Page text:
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If something is cost effective, it's worth paying for. You get something that's worth the money you paid for it. When it comes to health care and health insurance, cost effectiveness can have different nuances -- depending on who's footing the bill for premiums.
According to the Society for Human Resource Management, the average employee contributed $2,204 toward employer-sponsored health insurance in 2012. That number jumps dramatically if you’re self-employed or if your job doesn't offer health insurance benefits. If you must insure privately, Forbes reports that an individual over age 50 who doesn't smoke can expect to pay as much as $764 a month in premiums. This covers only you, not your family. If you find yourself spending far more on premiums than your insurer is paying for your claims, this isn't cost effective; you're spending more than the service or goods you're receiving for your money. If you crunch the numbers, you might find that you'd spend less by paying care providers directly for their services. Then again, you might not save much because hospitals and physicians typically charge uninsured patients more than they charge insurance companies. You also leave yourself vulnerable to the immense costs incurred by a catastrophic illness. Should you become seriously ill or injured, your premiums would be much more cost effective -- assuming your health insurance really picks up the tab.
Some employers have determined that paying for policies to cover their employees isn't cost effective. Insurance premiums are prohibitive, and employers don't get much in return. Some have turned to self-insuring instead. Some states allow employers to instead set up trust funds for the purpose of paying their employees' medical expenses directly to providers. Employees typically contribute to the fund rather than give up a portion of their paychecks to premiums.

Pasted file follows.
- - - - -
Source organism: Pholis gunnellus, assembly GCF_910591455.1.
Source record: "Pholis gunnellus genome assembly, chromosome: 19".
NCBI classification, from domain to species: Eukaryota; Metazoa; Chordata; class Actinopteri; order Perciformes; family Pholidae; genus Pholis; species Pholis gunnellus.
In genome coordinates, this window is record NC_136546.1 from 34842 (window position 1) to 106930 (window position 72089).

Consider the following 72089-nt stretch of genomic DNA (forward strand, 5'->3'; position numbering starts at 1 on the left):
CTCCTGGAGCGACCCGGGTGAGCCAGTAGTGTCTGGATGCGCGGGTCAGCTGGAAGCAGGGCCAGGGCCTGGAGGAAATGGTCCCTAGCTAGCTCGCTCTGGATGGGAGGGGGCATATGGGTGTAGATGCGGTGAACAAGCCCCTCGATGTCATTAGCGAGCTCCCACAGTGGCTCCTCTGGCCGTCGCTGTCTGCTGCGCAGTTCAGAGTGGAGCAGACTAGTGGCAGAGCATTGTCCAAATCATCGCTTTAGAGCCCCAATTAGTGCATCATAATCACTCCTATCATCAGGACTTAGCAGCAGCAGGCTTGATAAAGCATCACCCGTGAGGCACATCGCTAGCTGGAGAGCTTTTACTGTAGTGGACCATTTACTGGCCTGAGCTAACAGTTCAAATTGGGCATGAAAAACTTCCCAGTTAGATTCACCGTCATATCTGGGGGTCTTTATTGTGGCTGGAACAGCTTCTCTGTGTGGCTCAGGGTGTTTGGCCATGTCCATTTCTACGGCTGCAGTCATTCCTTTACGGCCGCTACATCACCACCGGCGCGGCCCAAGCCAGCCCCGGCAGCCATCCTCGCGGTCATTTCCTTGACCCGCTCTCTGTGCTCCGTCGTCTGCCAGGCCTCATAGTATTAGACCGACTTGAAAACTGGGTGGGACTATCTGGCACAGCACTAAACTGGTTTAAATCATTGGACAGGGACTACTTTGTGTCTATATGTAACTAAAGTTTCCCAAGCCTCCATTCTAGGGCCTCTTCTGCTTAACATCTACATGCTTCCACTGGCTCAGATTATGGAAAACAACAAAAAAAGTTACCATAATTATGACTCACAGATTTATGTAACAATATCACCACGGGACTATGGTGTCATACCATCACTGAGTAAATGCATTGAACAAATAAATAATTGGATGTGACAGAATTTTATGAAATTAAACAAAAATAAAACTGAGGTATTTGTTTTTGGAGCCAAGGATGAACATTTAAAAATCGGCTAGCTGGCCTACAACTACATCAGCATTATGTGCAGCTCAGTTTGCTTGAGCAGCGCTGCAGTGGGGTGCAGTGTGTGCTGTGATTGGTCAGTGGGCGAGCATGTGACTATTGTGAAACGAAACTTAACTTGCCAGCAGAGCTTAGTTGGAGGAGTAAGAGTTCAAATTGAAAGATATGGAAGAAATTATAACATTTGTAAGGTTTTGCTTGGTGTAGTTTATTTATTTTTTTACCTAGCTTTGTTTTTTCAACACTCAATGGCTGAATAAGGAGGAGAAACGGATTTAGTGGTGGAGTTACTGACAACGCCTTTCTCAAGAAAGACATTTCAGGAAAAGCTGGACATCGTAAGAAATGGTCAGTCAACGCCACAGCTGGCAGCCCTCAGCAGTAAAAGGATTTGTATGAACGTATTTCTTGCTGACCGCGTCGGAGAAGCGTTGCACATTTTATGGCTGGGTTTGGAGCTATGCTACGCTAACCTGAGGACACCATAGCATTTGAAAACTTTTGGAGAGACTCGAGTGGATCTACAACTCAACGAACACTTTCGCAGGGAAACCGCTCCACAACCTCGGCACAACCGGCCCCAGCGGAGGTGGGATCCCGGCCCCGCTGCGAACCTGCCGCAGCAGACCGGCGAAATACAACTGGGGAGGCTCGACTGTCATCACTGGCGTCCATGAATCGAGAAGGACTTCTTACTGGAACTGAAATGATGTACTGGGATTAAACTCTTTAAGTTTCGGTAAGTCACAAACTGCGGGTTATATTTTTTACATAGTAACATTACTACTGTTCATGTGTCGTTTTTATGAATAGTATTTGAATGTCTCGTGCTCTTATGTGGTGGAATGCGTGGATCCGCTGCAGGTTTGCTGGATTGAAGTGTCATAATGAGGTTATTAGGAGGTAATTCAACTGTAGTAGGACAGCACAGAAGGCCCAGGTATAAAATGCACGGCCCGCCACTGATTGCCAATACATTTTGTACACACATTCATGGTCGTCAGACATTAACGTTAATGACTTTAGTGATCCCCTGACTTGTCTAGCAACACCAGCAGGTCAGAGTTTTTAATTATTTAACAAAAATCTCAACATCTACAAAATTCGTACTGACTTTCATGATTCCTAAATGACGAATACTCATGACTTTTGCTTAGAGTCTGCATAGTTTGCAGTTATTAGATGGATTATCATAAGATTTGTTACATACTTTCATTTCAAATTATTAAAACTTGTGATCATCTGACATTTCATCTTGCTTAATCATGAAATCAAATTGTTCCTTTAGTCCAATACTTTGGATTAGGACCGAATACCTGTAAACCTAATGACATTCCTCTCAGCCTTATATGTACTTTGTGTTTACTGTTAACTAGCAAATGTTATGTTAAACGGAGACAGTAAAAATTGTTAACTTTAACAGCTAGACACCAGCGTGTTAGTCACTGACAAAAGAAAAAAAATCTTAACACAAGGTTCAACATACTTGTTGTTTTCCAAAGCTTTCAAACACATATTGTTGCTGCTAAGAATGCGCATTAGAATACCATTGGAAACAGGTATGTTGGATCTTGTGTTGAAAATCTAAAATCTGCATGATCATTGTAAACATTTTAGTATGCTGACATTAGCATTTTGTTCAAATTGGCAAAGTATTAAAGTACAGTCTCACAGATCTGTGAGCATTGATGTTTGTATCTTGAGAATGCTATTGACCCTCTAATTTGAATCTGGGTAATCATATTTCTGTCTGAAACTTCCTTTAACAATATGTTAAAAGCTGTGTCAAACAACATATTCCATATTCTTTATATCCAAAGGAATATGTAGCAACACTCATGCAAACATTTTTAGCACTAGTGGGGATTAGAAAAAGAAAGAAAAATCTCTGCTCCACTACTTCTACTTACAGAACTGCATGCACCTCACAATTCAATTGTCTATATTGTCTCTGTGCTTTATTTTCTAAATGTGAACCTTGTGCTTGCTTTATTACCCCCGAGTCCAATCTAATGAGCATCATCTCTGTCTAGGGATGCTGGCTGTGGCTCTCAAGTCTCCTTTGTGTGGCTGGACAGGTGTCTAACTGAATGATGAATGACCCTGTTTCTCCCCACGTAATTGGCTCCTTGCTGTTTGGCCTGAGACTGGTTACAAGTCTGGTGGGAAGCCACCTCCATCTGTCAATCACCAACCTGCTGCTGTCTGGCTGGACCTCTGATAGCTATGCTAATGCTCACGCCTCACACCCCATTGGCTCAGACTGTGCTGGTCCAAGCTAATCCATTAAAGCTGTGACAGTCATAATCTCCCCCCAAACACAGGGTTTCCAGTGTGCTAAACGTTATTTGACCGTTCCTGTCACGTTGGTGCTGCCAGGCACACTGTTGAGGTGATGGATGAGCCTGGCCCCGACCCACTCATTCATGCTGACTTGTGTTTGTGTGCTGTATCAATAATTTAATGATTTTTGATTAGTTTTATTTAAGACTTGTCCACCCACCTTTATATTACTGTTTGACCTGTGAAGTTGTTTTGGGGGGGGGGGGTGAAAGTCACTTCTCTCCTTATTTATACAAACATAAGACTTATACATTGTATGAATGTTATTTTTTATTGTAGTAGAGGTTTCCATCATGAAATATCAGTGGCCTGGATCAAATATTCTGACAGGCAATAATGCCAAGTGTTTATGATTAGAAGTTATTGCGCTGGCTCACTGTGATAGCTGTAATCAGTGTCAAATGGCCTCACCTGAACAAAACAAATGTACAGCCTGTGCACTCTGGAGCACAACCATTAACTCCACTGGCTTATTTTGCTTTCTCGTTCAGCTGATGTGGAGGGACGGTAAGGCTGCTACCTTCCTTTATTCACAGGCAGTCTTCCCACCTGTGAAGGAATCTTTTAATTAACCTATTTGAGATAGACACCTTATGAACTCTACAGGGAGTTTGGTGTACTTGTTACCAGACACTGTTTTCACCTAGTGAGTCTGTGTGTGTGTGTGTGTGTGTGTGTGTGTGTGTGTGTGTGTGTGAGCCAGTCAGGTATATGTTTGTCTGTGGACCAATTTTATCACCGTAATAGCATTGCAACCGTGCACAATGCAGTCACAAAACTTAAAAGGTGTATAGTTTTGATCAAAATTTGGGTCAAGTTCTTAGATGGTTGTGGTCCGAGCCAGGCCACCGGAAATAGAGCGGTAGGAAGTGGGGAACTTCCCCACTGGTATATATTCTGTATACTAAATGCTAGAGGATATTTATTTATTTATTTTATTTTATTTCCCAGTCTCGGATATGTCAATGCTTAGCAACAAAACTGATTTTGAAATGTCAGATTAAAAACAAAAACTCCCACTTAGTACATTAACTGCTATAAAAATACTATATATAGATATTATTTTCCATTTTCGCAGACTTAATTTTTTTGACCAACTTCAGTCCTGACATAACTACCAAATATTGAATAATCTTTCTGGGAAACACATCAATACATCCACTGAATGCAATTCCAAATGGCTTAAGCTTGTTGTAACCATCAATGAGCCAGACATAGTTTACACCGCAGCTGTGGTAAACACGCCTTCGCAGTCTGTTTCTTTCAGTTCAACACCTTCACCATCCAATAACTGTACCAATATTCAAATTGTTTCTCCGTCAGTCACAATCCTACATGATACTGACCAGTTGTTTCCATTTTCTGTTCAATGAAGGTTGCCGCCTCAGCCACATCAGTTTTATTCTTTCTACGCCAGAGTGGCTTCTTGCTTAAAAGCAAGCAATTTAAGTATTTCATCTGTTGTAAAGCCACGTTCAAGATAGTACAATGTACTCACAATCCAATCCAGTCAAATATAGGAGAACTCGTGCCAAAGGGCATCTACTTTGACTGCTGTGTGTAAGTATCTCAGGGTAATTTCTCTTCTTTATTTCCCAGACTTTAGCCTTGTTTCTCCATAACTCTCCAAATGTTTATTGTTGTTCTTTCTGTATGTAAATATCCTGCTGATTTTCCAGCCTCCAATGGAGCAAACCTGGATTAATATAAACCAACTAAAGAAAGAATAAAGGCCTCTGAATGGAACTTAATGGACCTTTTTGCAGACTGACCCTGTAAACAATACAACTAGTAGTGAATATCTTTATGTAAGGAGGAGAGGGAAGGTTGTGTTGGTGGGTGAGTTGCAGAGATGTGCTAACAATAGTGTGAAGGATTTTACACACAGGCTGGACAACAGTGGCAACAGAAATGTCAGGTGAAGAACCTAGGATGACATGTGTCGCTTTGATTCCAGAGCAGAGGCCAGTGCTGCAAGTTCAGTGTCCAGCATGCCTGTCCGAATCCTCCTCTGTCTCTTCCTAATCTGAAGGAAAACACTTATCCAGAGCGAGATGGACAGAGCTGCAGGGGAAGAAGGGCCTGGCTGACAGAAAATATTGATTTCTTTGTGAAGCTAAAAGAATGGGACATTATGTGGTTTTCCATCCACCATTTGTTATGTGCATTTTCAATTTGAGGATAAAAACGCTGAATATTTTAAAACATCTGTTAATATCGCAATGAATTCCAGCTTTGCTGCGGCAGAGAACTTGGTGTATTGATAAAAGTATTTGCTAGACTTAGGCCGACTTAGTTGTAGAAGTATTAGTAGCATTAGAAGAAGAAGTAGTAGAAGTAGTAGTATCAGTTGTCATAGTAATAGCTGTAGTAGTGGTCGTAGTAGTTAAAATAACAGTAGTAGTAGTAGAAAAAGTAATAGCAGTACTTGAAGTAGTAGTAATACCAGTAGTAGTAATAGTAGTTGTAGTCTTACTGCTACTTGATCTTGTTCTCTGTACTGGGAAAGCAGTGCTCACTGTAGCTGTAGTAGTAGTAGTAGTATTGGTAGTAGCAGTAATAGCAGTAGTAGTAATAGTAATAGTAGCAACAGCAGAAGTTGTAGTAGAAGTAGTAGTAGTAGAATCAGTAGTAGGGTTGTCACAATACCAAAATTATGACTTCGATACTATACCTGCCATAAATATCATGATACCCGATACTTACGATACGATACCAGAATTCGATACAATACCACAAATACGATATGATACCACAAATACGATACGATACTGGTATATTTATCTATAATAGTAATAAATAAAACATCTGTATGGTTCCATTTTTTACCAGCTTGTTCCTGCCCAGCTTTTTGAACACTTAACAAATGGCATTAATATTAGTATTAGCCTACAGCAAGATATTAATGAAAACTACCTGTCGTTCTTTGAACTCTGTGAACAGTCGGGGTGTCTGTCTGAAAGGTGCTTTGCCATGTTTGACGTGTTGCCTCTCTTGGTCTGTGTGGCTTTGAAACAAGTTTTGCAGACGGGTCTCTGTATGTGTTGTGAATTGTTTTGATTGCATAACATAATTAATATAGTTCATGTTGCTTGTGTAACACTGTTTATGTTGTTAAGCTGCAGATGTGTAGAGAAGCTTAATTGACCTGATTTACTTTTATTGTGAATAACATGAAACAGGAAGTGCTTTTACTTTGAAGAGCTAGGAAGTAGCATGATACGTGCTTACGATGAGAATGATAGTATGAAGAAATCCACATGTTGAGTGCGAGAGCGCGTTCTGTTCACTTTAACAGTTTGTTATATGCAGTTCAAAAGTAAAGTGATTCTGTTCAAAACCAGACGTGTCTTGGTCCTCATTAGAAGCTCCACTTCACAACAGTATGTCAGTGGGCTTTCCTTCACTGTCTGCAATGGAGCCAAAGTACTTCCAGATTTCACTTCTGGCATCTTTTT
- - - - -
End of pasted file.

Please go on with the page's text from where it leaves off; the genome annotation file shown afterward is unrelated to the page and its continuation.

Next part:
Low-income individuals who qualify for state-sponsored health insurance are often required to enroll for other coverage if it's available to them and if it's cost effective – that is, the premiums cost less than what the state is paying for a similar plan. This usually factors in COBRA eligibility or Medicare eligibility for those 65 or older. Even if your income is such that you can afford your own premiums, the government can still play a part in the cost effectiveness of doing so. For example, under the Patient Protection and Affordable Care Act -- "Obamacare" -- if you decide to opt out of paying insurance premiums, you may have to add a tax penalty to your out-of-pocket medical costs, which may affect whether it's actually more cost effective for you to forgo coverage and pay caregivers directly.
World Health Organization
The World Health Organization defines cost effectiveness in a whole different way. It calculates whether a particular treatment is cost prohibitive or worthwhile. WHO's calculation for determining cost effectiveness is complicated, but it works out to whether a specific treatment will buy a patient an improved year of life for less than three times his annual earnings.
- Harvard School of Public Health: Can Cost Effective Health Care Equal Better Health Care?
- Minnesota Department of Human Services: Cost Effective Health Care Coverage
- The Wall Street Journal: Weighing the Cost Effectiveness of Health Insurance
- Merriam-Webster: Cost-Effective
- Self-Insurance Institute of America: Self-Insured Group Health Plans
- Society for Human Resource Management: 6.3% Health Premium Increases Projected for 2013
- Forbes: The Best Ways to Find Health Insurance if You Are Self-Employed in 2012
- The Poppe Law Firm: Study Shows Unfair Billing Practice for Uninsured Patients
- Fox News: Tax Penalty to Hit More than 6 Million Uninsured People Under Obamacare
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